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Another DataMemberConstructor problem RRS feed

  • Question

  • I am trying to use [DataMemberConstructor] because it makes the code a lot cleaner. For example:

    _mainPort.MotionCommand(50, 20);

     

    However, there is a problem if you try to do this from a WinForm in the same project as the service itself. It is common practice to pass messages back to the service from a Form via the service's main port.

     

    The automatically generated constructors only appear in the Proxy DLL. If you add a reference to the Proxy DLL into the project and put a using statement in your WinForm code so that your WinForm can use the correct version of the Port handle, then you get an error during the build saying that the Proxy DLL cannot be copied to the destination because it is in use.

     

    In a strict sense, the WinForm is a consumer of the service and therefore it should use the Proxy interface, not the direct interface defined in the ServiceTypes.cs. However, this appears to be impossible.

     

    I have tried adding the constructors myself manually, but that does not seem to work as far as giving you the simplified syntax noted above. See the code below:

     

    Code Block

    public class MotionCommand : Update<MotionRequest, PortSet<DefaultUpdateResponseType, Fault>>

    {

      public MotionCommand()

        : base(new MotionRequest())

      {

      }

      public MotionCommand(int left, int right)

        : base(new MotionRequest(left, right))

      {

      }

    }

     

    [DataContract]

    [DataMemberConstructor]

    public class MotionRequest

    {

      private int _leftPower;

      private int _rightPower;

      [DataMember, DataMemberConstructor(Order=1)]

      [Description("Left Motor Power")]

      public int LeftPower

      {

        get { return this._leftPower; }

        set { this._leftPower = value; }

      }

      [DataMember, DataMemberConstructor(Order=2)]

      [Description("Right Motor Power")]

      public int RightPower

      {

        get { return this._rightPower; }

        set { this._rightPower = value; }

      }

      public MotionRequest()

      {

      }

      public MotionRequest(int left, int right)

      {

        this._leftPower = left;

        this._rightPower = right;

      }

    }

     

     

     

    Can anyone clarify this for me? Am I doing something wrong? Do I have the wrong idea about [DataMemberConstructor]?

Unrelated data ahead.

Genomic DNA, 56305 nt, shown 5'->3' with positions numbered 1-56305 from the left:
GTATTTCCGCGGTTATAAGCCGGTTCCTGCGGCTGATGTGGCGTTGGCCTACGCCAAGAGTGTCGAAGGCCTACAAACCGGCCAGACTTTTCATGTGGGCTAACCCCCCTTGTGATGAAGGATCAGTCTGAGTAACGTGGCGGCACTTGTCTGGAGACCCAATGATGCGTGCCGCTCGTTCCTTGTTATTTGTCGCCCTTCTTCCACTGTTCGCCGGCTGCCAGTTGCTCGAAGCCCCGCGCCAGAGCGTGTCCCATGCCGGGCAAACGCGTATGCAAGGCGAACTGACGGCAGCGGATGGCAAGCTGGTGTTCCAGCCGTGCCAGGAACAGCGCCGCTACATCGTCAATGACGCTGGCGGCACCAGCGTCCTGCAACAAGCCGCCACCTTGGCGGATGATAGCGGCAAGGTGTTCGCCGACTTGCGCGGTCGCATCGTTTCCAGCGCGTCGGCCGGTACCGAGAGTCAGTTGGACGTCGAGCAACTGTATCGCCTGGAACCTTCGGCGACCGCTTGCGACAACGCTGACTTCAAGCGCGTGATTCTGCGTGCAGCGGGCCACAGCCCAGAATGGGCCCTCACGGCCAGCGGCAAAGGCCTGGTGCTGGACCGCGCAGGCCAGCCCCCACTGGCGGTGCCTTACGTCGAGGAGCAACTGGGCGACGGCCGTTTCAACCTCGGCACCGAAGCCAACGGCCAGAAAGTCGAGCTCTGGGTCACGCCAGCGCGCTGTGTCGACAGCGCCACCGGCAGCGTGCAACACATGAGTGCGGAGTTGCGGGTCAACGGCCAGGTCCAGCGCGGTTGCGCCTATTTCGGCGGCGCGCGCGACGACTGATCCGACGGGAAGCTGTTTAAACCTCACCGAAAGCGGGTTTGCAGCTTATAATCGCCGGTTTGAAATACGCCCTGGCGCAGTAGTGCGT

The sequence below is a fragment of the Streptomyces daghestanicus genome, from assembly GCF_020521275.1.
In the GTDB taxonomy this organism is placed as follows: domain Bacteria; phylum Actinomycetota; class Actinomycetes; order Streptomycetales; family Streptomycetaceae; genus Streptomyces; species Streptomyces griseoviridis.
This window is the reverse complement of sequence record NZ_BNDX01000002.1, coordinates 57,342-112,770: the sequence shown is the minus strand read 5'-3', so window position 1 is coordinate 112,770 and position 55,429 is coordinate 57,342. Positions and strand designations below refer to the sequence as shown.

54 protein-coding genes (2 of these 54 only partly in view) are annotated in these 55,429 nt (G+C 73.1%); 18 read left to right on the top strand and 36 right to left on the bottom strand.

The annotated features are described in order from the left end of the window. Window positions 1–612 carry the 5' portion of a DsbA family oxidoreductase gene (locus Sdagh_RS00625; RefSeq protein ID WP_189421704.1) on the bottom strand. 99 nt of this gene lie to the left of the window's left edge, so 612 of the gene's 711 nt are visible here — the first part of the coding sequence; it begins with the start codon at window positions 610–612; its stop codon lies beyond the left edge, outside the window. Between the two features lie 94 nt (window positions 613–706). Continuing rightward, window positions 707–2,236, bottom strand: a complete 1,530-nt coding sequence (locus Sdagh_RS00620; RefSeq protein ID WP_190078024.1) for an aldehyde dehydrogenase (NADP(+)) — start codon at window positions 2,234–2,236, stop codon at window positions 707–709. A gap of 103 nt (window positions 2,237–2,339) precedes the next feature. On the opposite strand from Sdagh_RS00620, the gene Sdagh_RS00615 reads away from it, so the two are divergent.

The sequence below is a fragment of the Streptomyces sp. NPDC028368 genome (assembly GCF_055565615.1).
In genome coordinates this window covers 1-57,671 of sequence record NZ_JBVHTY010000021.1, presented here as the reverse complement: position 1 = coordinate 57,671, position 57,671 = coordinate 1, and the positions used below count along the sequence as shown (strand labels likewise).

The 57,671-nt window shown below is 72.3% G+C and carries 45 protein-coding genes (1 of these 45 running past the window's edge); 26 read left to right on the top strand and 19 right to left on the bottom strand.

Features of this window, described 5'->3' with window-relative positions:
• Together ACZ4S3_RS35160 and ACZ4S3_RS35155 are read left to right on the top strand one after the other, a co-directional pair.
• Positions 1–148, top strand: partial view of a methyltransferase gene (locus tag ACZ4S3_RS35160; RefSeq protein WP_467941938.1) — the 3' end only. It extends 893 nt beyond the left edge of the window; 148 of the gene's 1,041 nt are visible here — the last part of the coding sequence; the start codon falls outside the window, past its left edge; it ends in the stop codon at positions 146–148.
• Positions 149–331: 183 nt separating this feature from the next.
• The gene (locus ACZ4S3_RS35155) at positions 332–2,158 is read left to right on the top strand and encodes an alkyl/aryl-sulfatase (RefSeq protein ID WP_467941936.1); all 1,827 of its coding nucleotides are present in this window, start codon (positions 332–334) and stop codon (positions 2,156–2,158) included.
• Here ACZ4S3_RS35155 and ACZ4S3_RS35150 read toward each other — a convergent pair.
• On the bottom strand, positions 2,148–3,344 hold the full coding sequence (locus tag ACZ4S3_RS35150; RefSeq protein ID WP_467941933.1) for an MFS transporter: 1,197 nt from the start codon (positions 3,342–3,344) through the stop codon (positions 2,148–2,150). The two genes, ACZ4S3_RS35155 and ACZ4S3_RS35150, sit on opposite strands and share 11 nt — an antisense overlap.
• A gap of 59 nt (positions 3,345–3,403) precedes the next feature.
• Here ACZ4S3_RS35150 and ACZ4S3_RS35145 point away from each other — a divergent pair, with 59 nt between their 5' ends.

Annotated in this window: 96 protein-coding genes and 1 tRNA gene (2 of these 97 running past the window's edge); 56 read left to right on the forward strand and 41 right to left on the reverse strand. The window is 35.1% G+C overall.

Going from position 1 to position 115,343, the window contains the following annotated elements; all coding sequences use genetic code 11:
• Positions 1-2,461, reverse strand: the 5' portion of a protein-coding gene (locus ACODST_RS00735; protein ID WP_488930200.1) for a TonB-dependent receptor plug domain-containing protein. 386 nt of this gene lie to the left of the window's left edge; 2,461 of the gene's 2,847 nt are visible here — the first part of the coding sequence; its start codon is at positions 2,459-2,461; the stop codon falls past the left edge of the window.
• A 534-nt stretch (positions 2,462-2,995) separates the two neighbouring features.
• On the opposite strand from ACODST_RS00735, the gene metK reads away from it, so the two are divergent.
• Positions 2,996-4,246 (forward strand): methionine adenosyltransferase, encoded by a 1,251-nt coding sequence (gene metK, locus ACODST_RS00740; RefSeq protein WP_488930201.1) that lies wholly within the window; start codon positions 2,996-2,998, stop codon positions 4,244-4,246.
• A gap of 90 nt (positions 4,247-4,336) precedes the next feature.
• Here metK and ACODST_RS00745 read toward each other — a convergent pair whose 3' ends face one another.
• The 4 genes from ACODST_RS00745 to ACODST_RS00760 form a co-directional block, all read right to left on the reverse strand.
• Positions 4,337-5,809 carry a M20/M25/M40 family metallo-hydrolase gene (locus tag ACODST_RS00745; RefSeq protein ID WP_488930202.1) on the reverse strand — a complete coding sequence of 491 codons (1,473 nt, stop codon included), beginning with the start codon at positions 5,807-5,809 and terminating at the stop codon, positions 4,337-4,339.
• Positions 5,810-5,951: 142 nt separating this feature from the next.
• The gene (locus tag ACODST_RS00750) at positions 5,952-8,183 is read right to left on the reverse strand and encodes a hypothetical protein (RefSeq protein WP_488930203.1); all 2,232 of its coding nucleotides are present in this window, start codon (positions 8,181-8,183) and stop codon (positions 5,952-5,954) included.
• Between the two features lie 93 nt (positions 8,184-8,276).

Trevor

     

    P.S. The additional constructors are being created. That is not the problem.

    Saturday, December 29, 2007 5:58 AM

Answers

  • Trevor, you are right you cant use the proxy since you have a chicken and egg compilation problem. However you *can* add the helper methods on your  operations port! You dont need to add them on the operation itself.

     

    thanx

    g

     

    Wednesday, January 2, 2008 5:12 AM

All replies

  • Trevor, you are right you cant use the proxy since you have a chicken and egg compilation problem. However you *can* add the helper methods on your  operations port! You dont need to add them on the operation itself.

     

    thanx

    g

     

    Wednesday, January 2, 2008 5:12 AM
  • Thanks for clarifying that. I was beginning to get really confused.

     

    I see what you mean about the operations port. I can change the constructor to:

     

    Code Block

    public class MotionCommand : Update<MotionRequest, PortSet<DefaultUpdateResponseType, Fault>>

    {

        public MotionCommand()

            : base(new MotionRequest())

        {

        }

        public MotionCommand(MotionRequest body)

            : base()

        {

            this.Body = body;

        }

        public MotionCommand(int left, int right)

            : base()

        {

            this.Body.LeftPower = left;

            this.Body.RightPower = right;

        }

    }

     

     

    I think I will just add the constructors where I use an operation a lot. Otherwise it is a lot of overhead to go through and create them just to simplify the syntax.

     

    Trevor

    Wednesday, January 2, 2008 8:58 AM
  • I have encountered this situation in situation you mention above, in addition to a few other situations. For this reason, I now strictly use generic contracts and have completely different projects for the service implementations.

     

    Compile the contract first, and then you can use the definitions in the WinForm, right?

     

    -Don

    Monday, January 7, 2008 3:11 PM
  • Thanks for the suggestion Don. I see how this could work. However, I am not sure that I want to create a generic contract for every service I write that uses a WinForm :-(  After all, it's just some syntactic sugar. Still, it would be nice if you could used the proxy versions within the original project.

     

    Trevor

     

     

    Tuesday, January 8, 2008 12:44 AM